Comments on S. 2917: the Internet Freedom Preservation Act. Legislation submitted by:
Senator Olympia Snowe (R-ME)
Senator Byron Dorgan (D-ND)
Senator Daniel Inouye (D-HI)
Senator Ron Wyden (D-OR)
Senator Patrick Leahy (D-VT)
Senator Barbara Boxer (D-CA)
Senator Barack Obama (D-IL)
Senator Hillary Clinton (D-NY)
When a politician tells you he needs to "do something" in order to preserve your freedom, it's time to start worrying. Government preserves your freedom by doing less, not more. Or, to be more precise, by staying the fuck out of your way. When the politicians say individuals or companies have a "duty" apart from adhering to voluntary contracts they've made with others, it's time to start shaking. And when they say the FCC should be involved, it's time to take the proverbial shit in your pants.
Here is the first and primary goal of the unsurprisingly Orwellian named "Internet Freedom Preservation Act":
"With respect to any broadband service offered to the public, each broadband service provider shall--
(1) not block, interfere with, discriminate against, impair, or degrade the ability of any person to use a broadband service to access, use, send, post, receive, or offer any lawful content, application, or service made available via the Internet"
What does an Internet service provider do again? They take the money you give them in exchange for letting you use their network as a gateway to the Internet. You are free to purchase this service from them or not. The idea that an ISP can "interfere" with your use of their network is like saying a newspaper company interferes with your freedom of speech when it refuses to print your letter to the editor. It's the ISP's network, and the newspaper's letters-to-the-editor page. If you don't like the content they allow you to transmit via their communications media, you are free to do business with another ISP or newspaper. Alternately, you can sit in your room and write a blog to your own fucking self.
You would think something as seemingly simple as "free speech" could not be corrupted by its self-proclaimed defenders. You would be wrong. There is free speech, and then there is the medium of communication. You own your speech, not the devices of transmitting speech which are owned by others. You have no right to another's property, no matter how great your desire for that property or how much it would benefit your life. Whether it be communications media, cancer medication, or a loaf of bread, your property is yours, and your neighbor's property is his.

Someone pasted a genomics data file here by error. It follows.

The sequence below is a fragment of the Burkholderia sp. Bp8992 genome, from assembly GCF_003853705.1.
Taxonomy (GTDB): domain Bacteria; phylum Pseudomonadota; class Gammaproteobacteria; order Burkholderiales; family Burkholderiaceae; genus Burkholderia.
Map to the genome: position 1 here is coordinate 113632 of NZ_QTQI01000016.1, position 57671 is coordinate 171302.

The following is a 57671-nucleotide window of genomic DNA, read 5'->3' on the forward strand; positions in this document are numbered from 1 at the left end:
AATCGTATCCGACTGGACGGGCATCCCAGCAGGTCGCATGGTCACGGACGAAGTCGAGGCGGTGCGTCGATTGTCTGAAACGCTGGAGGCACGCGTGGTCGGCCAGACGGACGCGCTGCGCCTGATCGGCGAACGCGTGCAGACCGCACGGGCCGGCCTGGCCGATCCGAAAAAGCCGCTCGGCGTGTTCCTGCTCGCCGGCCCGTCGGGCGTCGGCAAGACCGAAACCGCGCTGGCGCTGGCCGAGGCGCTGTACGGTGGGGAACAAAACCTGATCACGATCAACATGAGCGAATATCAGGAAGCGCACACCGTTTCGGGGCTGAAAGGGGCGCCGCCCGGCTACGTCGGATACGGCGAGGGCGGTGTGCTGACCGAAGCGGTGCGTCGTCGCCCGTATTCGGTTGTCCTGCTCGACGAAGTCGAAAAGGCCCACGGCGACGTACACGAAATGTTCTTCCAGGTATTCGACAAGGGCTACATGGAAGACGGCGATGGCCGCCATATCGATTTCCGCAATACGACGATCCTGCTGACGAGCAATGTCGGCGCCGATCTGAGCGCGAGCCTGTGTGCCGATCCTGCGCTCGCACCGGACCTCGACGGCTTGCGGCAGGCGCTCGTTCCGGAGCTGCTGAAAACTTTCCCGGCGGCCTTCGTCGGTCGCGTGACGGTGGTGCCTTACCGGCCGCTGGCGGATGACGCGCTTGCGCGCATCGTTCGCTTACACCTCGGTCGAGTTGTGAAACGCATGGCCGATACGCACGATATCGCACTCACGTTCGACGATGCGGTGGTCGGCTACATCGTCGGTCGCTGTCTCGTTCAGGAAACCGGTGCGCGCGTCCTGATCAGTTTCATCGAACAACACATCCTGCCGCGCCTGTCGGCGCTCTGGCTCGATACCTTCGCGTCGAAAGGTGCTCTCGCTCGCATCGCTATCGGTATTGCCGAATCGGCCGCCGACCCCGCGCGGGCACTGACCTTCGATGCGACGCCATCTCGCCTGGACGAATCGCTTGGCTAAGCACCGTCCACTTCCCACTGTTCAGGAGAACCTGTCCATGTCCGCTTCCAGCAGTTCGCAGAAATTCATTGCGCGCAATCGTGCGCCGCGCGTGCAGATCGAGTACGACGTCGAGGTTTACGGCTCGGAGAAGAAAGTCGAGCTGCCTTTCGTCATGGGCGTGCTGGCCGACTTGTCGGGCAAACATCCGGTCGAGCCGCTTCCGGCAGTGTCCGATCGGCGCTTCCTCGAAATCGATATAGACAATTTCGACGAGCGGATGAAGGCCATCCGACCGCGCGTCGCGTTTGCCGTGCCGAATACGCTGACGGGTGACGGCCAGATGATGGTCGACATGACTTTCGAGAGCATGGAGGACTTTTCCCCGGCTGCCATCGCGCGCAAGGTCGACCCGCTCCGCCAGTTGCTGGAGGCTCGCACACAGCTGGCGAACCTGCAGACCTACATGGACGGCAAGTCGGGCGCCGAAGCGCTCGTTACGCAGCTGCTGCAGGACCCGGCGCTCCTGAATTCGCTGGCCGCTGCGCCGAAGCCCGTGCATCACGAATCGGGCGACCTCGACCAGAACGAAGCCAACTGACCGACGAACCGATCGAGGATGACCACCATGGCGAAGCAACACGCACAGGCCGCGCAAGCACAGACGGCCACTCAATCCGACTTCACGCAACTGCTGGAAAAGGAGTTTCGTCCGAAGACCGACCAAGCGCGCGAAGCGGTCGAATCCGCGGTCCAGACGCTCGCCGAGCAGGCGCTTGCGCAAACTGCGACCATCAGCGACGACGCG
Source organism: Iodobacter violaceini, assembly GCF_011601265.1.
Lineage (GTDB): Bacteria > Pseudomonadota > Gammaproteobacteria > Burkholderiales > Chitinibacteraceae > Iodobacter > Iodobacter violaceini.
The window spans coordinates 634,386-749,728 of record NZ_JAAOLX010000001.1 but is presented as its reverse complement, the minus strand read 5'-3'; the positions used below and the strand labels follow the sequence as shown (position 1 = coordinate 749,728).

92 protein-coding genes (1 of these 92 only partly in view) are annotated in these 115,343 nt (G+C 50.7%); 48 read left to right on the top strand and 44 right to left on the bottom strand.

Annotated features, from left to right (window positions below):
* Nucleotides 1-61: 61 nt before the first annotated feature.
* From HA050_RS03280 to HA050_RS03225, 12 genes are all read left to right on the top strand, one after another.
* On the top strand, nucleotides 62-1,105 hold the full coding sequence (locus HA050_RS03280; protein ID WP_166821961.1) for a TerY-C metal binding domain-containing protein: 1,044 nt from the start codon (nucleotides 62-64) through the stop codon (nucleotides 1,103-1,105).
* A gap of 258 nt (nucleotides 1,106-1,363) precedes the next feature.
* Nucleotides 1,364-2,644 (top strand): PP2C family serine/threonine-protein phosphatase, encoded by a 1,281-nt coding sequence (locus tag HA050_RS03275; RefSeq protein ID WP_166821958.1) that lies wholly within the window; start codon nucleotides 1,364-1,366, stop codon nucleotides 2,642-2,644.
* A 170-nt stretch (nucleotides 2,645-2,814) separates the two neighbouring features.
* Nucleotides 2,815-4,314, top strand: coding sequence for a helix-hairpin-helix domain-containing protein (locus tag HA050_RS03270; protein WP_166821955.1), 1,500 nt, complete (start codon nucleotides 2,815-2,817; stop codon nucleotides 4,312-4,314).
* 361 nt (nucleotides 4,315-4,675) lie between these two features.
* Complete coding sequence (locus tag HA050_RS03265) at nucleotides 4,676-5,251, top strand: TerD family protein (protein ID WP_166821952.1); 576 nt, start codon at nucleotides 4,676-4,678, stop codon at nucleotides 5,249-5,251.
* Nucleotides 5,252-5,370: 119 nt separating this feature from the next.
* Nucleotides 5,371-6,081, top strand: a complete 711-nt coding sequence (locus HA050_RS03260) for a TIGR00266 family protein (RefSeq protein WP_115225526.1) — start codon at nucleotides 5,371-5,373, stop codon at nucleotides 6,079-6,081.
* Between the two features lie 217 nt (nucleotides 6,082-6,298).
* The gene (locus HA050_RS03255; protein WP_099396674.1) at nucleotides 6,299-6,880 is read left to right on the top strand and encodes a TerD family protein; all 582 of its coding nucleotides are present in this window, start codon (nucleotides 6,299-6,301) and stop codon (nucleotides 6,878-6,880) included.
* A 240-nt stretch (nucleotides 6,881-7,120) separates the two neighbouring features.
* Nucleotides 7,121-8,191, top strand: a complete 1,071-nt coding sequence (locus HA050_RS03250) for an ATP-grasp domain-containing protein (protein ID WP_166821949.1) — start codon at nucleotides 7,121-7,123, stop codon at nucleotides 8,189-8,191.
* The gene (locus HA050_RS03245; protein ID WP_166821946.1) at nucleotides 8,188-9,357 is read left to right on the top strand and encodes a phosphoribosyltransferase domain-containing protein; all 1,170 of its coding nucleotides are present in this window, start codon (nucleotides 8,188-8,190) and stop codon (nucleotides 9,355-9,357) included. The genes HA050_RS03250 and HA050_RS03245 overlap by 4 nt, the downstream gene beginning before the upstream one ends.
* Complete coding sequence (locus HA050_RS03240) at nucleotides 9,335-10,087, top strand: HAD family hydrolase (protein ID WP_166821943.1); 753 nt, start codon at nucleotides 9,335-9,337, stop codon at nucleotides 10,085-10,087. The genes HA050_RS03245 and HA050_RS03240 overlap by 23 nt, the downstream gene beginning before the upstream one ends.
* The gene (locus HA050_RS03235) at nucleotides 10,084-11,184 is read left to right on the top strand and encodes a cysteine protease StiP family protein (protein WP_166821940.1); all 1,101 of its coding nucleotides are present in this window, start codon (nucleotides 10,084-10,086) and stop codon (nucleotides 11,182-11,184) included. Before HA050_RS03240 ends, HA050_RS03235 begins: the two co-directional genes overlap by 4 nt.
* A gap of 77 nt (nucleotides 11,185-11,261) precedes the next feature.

The owner of a computer network has the right to choose to make any particular contract with its customers as to the allowable use of that network. If government can mandate the "openness" of content transferred via private internet service providers, then individual freedom is not the principle motivator but rather coercion and rule of the majority. If the whim of the masses, as determined in this case by a Republican and seven Democrats, is that an Internet service provider must allow its users to communicate content that it finds objectionable, then government is willing to violate the property rights of the ISP for the purported benefit of the masses.
But the issue isn't just about the property rights of the Internet service providers. Government forcing traditional media or Internet service companies to allow certain types of speech is the other side of the censorship coin. Mandating that an intermediary allow the transfer of "lawful" content for the good of the masses presumes a right to regulate content. And, of course, the sponsors of the "Internet Freedom Preservation Act" have done more than plant the seed of censorship. They've watered it and sprinkled on the manure.
Pseudo freedom advocates would like to pretend that "lawful content" means everything except jpegs of men raping children. But the "Net Neutrality" bill seeks to amend the Communications Act of 1934 (PDF), the law that blessed us with the FCC and powers such as the following:
"...the Commission from time to time, as public convenience, interest, or necessity requires shall...
...Have authority to suspend the license of any operator upon proof sufficient to satisfy the Commission that the licensee-...
...Has transmitted superfluous radio communications or signals or communications containing profane or obscene words, language, or meaning..."
Like the original text of the Communications Act of 1934, the Internet Freedom Preservation Act purports to allow regulation for the good of "the public". ("The public", conveniently enough, excludes members of the public who work for radio stations or Internet service providers.) But once we accept the premise that government, not private individuals, has the right to regulate the content transmitted by radio stations, cable companies, and ISPs for the good of "the public", then we recognize government's right to determine what content is "good" for the public and what content is "bad". I.e., what constitutes "lawful content".
Enacting the "Net Neutrality" Bill will increase regulation of business, further erode property rights, and further enhance government's ability to regulate speech. It will do it in the name of "freedom". And the clueless peons with their fear of control by corporations will happily submit to control by government. Just politics as usual in the twenty-first century.